What’s on Your Dealership Website?

What do you know about your dealership’s website?  The majority of car dealerships have websites that represent their businesses.  Some websites can be very elaborate, allowing customers to get loan approvals, get trade-in values on a vehicle they’re trading in, browse through new and used cars, and everything in between.  Other sites may be just simple advertisement sites about sales the dealership is running.

Whatever type of dealership website your place of business has, it is crucial that you know what is on that website and how the site performs for your potential customers.  If you are familiar and comfortable with the website you will be able to help your potential car buyers in many ways.

First Impressions Are Everything

According to a McKinsey study1, 90% of car shoppers look at the dealer and manufacturer websites in the early stages of researching a new car.

If a customer comes to your website and finds broken links, outdated sales promotions,  cars listed for sale that are no longer on the lot, and an obvious lack of attention to the website, it will reflect poorly on the dealership and you.

At the very least it looks unprofessional, but in most cases, the potential customer will assume that your dealership is run the same way your website is maintained and will go elsewhere.

The percentage of consumers that begin the car buying process online is already high and it is growing more every day.  You want the customer’s first impression of your dealership to be an excellent one. Your company’s website and your knowledge of the site can achieve that.

Be the Sales Associate YOU Would Want

It is an unfortunate reality that many people view car auto dealerships and sales associates as trying to get one over on the customer.  This is a stigma that many reputable and honest sales associates have to face every time they speak with a potential customer.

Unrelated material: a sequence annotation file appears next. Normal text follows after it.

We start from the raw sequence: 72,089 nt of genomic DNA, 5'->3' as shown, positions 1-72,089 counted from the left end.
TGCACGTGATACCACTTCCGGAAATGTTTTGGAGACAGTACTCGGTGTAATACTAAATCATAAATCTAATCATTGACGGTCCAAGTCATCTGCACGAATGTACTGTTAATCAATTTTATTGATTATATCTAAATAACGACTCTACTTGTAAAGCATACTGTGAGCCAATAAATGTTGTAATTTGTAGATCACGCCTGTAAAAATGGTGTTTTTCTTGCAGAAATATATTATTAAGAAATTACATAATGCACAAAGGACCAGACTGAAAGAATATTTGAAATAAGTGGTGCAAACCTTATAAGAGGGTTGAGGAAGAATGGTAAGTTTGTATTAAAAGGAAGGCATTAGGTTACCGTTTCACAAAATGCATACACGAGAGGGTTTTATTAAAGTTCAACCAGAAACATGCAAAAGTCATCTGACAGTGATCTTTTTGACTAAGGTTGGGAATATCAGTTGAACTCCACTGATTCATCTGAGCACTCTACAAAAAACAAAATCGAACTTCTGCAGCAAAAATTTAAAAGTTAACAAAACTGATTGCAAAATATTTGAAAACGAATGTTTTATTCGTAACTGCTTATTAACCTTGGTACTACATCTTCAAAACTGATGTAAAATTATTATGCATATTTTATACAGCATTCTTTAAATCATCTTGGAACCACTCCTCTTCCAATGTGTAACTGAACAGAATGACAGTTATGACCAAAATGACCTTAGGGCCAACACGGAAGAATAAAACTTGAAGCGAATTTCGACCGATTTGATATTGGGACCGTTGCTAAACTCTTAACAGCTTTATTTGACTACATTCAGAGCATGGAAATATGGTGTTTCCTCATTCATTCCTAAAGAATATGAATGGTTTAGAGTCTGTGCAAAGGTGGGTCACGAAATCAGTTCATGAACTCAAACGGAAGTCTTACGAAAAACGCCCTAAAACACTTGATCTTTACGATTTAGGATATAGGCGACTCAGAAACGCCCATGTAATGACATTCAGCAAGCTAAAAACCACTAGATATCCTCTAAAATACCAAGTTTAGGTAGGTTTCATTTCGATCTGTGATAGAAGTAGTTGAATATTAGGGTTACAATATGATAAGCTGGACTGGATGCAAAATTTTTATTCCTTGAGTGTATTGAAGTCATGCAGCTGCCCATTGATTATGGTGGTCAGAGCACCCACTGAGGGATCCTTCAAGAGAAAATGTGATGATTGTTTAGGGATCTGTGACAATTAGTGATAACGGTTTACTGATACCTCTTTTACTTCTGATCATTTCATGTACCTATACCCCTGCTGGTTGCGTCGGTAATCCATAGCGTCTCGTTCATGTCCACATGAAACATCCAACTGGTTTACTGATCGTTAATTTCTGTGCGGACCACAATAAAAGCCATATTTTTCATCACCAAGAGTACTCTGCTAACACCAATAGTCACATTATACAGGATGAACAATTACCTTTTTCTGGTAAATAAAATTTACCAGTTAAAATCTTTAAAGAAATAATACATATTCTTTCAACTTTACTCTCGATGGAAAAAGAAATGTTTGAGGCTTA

The condition of your website and the knowledge you have of what is on that site can go a long way toward bridging the gap that exists between the car buyer and car seller.

According to Nada studies, Joe Verde Group and a few other sources2, 71% of customers stated that they bought their vehicle because they respected, liked, and trusted their salesperson.  You want to be the kind of sales associate that you would want to buy a car from.

Being able to answer their questions about the site, knowing what they have been looking at and even more importantly, ensuring that what they are looking at is accurate, goes a long way toward building the trust and rapport that consumers are looking for when they purchase a vehicle.

An up-to-date website that is customer-friendly is a good way to make a great first impression.  If the site is easy to navigate and the cars listed on the site for sale are available, the potential customer is likely to stay and browse a bit as well as follow through on coming into the dealership.  No one likes a confusing, complicated website.


Know Your Dealership Website – Inside and Out

Everyone in the dealership should know what is on the website.   Despite the fact that you, more than likely, did not create the website yourself, it is still representing you and your dealership.  Not knowing what is on your site makes you look unprepared and uncaring about your business.

If a customer calls the dealership with a question about something they saw on the website, the worst thing you can do is reveal that you don’t know what they are talking about.

Even putting them on hold so you can look it up can put a bad taste in the customer’s mouth and put doubt in their minds.

Imagine how reassured they will be when they call in to ask about something they saw on the site, and you know exactly what they are talking about and can immediately handle that question without hesitation?  Being prepared in this manner can mean the difference between losing credibility overall and making a sale.

Let’s assume that the website for your dealership is a site where the customer can browse for cars and handle a lot of the preliminary purchasing steps online.

Keep in mind that we are not saying you have to have every aspect of the website memorized.  This is about knowing what is on your site and understanding how the site looks and performs for your customers.  What should you know about your site?

  • Whether your dealership has a website or not and the website address
  • The basic layout of the website including what tabs are at the top
  • Are sales associates listed individually? If yes, what does your profile or bio say?
  • Does the dealership have a blog on the website?
  • What is on the blog? (A basic knowledge of the topics being written about is sufficient, you do not need to know every blog post in detail)
  • How easy is the site to navigate?